LLAS News Blog

News articles of interest to higher education LLAS subject fields.

Wednesday, 27 January 2010

What sort of English should Indians learn?

What kind of English should Indians be learning? Purists argue that language skills must meet international standards, but experience tells us that local languages will add flavour to the mix. The result may be fine for the street, but when it comes to the workplace, it is just not good enough.

The Guardian

Monday, 25 January 2010

Sexually explicit dictionary banned in schools

Dictionaries have been removed from classrooms in southern California schools after a parent complained about a child reading the definition for "oral sex".

The Guardian

Haiti earthquake: BBC starts Creole broadcasts

The BBC has started broadcasting radio programmes in Creole to earthquake-stricken Haiti.

The programmes are to provide much-needed information to Haitians struggling to deal with the effects of last week's devastating disaster.

Connexion Haiti is a 20-minute daily show, broadcast from 0910 to 0930 local time (1410 to 1430 GMT) on FM in Haiti's six largest towns and cities.

Thursday, 21 January 2010

Foreign languages becoming 'privilege of elite'

Foreign language lessons are becoming the privilege of elite and wealthy children, a Government adviser warns today as figures showed another drop in teenagers studying the subject.

The blame was pinned on the over-cluttered curriculum which offers myriad choices at the age of 14, including the new diploma, and confuses pupils by pulling them in too many directions.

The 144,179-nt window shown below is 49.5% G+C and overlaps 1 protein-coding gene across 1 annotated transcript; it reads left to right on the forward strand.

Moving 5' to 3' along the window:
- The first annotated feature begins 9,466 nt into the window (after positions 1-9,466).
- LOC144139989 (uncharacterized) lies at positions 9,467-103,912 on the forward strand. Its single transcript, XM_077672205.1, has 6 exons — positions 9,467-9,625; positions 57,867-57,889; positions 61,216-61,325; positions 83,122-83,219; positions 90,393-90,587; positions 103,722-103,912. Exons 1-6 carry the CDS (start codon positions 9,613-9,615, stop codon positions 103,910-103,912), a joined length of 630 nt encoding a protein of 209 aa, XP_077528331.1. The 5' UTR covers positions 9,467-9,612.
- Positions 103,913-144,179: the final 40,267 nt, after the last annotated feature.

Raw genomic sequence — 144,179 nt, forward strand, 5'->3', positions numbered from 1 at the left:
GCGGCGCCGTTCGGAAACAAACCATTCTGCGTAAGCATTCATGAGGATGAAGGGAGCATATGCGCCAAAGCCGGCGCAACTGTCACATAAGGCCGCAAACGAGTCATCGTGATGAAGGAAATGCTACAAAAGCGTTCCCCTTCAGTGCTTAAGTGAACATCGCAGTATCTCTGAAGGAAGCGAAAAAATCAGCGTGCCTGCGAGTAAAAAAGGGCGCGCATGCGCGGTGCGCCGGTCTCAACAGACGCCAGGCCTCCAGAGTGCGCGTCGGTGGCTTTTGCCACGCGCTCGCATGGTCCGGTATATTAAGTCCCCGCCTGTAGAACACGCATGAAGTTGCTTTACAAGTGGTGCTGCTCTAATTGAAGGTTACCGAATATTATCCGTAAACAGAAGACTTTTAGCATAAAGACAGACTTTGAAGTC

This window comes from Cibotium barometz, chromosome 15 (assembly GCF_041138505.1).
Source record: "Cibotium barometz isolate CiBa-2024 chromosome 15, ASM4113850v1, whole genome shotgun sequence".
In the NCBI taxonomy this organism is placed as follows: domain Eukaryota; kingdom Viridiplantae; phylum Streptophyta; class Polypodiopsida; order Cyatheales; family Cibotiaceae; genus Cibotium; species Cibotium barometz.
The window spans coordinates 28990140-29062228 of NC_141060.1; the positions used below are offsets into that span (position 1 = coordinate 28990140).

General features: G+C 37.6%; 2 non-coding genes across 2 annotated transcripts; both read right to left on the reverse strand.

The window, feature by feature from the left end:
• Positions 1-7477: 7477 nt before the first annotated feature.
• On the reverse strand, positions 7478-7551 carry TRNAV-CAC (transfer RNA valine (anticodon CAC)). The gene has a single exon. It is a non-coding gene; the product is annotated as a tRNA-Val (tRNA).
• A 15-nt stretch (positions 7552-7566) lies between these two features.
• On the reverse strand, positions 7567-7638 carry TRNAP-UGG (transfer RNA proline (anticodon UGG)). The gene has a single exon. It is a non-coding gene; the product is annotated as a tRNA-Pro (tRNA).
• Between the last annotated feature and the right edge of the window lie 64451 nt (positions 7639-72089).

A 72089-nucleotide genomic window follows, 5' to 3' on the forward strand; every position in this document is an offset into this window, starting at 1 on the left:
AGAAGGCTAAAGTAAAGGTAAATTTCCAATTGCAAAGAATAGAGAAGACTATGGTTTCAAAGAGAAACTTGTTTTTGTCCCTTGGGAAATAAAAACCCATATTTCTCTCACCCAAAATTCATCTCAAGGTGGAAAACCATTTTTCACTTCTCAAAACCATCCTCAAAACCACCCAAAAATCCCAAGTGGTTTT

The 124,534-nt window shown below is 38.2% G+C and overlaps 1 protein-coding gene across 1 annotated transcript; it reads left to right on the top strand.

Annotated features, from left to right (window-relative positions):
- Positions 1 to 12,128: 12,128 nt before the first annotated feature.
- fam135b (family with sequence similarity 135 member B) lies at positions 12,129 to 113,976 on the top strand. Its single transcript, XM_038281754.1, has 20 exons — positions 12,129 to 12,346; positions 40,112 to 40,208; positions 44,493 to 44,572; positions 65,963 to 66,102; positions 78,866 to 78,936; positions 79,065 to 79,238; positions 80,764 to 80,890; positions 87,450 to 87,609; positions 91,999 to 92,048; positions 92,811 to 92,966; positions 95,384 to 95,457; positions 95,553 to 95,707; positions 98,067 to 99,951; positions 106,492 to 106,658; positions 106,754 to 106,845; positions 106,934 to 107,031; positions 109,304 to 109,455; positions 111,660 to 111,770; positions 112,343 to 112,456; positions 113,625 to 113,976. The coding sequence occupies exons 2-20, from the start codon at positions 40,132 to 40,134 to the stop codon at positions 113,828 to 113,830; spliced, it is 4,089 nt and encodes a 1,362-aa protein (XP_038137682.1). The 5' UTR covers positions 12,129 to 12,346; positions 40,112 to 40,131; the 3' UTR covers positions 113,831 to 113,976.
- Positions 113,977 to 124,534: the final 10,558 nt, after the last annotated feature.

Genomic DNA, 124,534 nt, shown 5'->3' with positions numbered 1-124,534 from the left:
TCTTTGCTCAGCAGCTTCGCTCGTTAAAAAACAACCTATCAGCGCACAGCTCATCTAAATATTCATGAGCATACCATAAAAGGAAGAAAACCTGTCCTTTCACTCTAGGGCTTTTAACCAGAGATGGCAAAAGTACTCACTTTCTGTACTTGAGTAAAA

Just two fifths of schools started teaching a modern language GCSE to more than half of their Year 10 pupils this year, down from 45 per cent last year and 78 per cent in 2003.

The Times

More state secondary schools are teaching Spanish than German for the first time

Almost two-thirds – 62% – of state secondary schools are offering Spanish GCSE this year, compared with 55% offering German, a study by Cilt, the national centre for languages, found.

The Guardian

Wednesday, 20 January 2010

Phone texting 'helps pupils to spell'

Children who regularly use the abbreviated language of text messages are actually improving their ability to spell correctly, research suggests.

A study of eight to 12 year olds found that rather than damaging reading and writing, "text speak" is associated with strong literacy skills.

BBC website

Radio advert banned for implying Germans are tyrants

A radio advertisement has been banned by the Advertising Standards Authority (ASA) for implying Germans are tyrants.

Complaints were upheld about a Reed recruitment website commercial, which had an angry boss speaking in German.